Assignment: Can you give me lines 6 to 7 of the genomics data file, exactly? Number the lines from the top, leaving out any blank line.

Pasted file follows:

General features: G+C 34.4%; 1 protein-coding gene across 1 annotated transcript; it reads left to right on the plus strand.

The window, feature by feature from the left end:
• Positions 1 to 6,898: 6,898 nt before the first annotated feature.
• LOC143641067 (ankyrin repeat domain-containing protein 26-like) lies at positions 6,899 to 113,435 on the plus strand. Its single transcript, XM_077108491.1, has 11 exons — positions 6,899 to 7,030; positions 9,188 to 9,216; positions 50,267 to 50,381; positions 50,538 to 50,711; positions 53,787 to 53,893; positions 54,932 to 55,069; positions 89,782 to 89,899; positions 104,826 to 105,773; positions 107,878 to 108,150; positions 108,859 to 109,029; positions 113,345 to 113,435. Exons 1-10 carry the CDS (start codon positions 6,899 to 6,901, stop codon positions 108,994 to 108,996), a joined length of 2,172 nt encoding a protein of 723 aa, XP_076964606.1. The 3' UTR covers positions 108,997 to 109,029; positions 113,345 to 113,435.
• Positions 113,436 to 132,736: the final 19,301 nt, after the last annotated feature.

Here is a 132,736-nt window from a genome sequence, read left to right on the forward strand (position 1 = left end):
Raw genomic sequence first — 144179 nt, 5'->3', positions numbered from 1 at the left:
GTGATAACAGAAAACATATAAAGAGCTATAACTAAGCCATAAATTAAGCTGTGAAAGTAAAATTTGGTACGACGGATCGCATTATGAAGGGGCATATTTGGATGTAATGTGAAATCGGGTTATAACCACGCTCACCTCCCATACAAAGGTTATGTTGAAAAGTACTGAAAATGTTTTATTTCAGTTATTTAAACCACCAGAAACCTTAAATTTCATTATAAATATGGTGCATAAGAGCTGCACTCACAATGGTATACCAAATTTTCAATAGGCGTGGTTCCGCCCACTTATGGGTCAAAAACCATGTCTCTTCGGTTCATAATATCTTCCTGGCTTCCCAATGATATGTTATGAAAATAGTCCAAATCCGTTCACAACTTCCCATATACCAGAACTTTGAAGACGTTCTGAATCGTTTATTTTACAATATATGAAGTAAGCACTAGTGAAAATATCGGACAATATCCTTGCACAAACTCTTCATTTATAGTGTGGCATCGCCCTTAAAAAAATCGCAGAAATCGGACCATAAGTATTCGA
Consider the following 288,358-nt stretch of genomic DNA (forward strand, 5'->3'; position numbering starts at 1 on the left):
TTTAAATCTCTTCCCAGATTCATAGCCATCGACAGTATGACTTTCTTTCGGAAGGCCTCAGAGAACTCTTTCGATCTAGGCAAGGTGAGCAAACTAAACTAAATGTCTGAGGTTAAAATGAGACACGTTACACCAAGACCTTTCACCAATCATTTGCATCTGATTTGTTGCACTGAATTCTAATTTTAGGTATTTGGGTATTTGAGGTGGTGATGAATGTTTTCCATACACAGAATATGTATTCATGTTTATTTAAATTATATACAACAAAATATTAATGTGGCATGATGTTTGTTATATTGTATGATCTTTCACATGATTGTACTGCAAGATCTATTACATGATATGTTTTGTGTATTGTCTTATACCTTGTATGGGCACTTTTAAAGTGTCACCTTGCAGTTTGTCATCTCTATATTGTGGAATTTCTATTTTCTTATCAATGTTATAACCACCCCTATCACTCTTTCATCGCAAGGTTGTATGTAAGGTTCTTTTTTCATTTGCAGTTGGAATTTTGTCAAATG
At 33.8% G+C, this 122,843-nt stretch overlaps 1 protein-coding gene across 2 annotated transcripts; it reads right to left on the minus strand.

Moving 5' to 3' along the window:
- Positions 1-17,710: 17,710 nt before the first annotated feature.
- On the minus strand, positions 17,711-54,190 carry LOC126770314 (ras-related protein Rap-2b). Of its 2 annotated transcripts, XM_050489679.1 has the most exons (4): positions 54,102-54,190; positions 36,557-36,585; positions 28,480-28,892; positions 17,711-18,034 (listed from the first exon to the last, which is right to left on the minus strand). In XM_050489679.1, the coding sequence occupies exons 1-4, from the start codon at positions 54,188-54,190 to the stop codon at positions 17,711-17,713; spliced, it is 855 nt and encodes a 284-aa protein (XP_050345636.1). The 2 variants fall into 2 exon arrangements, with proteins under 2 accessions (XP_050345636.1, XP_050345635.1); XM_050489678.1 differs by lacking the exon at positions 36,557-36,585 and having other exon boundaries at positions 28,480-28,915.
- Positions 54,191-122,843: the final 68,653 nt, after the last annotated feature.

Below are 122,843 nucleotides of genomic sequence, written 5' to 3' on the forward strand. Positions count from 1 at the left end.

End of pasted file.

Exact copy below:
Here is a 132,736-nt window from a genome sequence, read left to right on the forward strand (position 1 = left end):
Raw genomic sequence first — 144179 nt, 5'->3', positions numbered from 1 at the left: